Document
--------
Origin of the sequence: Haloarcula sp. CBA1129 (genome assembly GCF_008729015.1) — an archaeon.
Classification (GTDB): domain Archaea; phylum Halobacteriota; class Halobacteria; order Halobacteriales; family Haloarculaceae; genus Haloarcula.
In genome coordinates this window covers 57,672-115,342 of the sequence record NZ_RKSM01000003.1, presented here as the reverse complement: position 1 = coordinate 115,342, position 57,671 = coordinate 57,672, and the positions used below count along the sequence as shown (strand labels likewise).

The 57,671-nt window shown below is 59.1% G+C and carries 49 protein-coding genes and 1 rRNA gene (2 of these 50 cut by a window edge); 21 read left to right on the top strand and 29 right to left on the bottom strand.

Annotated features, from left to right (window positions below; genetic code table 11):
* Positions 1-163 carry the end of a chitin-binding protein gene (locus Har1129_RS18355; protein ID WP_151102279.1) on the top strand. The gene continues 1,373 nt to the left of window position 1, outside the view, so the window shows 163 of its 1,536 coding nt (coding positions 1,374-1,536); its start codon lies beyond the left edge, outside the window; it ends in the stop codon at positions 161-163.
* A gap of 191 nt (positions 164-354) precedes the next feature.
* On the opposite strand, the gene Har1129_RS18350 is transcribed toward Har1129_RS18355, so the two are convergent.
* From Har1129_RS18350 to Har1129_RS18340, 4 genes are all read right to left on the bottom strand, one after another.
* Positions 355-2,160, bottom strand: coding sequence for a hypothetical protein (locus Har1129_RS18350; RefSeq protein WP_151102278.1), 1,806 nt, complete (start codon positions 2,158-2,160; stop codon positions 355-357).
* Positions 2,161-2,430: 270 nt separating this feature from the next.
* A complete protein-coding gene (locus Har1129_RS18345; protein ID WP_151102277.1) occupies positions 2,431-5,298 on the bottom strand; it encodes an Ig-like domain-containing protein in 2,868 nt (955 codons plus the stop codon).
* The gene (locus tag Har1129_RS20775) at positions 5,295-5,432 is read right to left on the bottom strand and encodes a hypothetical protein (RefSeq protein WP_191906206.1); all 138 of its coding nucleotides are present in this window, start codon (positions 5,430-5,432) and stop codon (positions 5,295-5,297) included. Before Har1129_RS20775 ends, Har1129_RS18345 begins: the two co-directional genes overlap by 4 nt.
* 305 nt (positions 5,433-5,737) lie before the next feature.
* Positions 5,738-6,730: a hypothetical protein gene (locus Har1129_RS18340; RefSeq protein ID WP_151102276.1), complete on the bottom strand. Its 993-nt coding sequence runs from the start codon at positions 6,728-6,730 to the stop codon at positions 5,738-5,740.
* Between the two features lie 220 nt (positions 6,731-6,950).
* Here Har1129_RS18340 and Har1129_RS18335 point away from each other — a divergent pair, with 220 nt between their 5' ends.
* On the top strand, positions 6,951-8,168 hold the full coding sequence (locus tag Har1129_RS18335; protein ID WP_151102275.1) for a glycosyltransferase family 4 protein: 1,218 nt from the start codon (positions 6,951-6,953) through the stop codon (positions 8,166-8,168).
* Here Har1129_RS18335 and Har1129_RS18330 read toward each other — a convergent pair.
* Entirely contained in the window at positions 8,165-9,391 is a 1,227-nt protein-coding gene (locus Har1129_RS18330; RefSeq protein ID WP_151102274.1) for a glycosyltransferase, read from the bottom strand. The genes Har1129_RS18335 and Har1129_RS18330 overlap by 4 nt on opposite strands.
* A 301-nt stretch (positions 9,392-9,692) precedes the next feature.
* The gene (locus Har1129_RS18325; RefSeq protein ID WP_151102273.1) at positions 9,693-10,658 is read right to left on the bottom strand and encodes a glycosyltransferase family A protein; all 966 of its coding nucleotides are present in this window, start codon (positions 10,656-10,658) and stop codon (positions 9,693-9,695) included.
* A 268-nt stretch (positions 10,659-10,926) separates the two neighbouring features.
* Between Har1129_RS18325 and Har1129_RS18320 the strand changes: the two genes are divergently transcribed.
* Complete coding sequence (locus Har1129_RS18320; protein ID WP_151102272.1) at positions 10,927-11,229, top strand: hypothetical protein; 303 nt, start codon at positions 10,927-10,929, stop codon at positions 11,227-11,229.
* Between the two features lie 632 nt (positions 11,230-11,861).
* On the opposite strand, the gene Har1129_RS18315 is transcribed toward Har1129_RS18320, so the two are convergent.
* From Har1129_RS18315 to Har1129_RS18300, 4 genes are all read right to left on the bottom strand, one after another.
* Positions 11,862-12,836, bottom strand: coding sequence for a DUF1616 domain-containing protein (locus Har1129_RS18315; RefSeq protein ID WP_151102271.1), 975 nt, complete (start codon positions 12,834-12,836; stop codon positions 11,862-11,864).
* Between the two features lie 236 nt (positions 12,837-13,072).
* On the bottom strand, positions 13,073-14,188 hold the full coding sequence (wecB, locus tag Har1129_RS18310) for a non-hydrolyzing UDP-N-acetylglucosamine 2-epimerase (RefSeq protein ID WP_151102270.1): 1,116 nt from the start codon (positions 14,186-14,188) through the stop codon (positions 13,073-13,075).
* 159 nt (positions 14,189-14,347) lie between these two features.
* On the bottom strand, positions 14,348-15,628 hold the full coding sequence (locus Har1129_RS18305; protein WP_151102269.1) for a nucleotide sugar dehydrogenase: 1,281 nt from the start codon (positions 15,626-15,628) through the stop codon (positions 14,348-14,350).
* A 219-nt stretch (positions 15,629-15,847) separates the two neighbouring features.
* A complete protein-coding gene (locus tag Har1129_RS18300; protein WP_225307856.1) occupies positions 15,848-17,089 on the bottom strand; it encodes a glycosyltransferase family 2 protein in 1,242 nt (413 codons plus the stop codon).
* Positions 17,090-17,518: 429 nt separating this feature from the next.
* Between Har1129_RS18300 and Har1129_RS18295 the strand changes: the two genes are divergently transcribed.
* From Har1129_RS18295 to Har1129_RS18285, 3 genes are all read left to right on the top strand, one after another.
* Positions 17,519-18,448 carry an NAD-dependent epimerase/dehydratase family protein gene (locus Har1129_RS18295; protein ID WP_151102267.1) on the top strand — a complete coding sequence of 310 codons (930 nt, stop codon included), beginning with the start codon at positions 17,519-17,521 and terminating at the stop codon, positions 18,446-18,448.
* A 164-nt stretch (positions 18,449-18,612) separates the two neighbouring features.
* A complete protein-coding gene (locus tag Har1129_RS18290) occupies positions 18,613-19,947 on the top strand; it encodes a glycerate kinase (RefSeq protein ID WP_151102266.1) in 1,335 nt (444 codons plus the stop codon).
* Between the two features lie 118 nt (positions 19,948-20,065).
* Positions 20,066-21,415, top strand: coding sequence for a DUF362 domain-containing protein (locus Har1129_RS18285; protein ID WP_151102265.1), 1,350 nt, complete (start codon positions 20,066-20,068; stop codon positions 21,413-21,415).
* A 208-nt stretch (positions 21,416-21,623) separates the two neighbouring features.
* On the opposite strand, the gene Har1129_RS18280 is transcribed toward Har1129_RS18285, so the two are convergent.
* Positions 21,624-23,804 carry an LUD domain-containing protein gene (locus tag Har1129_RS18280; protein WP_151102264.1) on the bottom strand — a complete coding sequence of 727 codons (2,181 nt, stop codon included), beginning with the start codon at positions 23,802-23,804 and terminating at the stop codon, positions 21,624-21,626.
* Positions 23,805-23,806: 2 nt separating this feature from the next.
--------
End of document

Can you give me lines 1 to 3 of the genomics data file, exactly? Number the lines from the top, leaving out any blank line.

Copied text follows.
Origin of the sequence: Haloarcula sp. CBA1129 (genome assembly GCF_008729015.1) — an archaeon.
Classification (GTDB): domain Archaea; phylum Halobacteriota; class Halobacteria; order Halobacteriales; family Haloarculaceae; genus Haloarcula.
In genome coordinates this window covers 57,672-115,342 of the sequence record NZ_RKSM01000003.1, presented here as the reverse complement: position 1 = coordinate 115,342, position 57,671 = coordinate 57,672, and the positions used below count along the sequence as shown (strand labels likewise).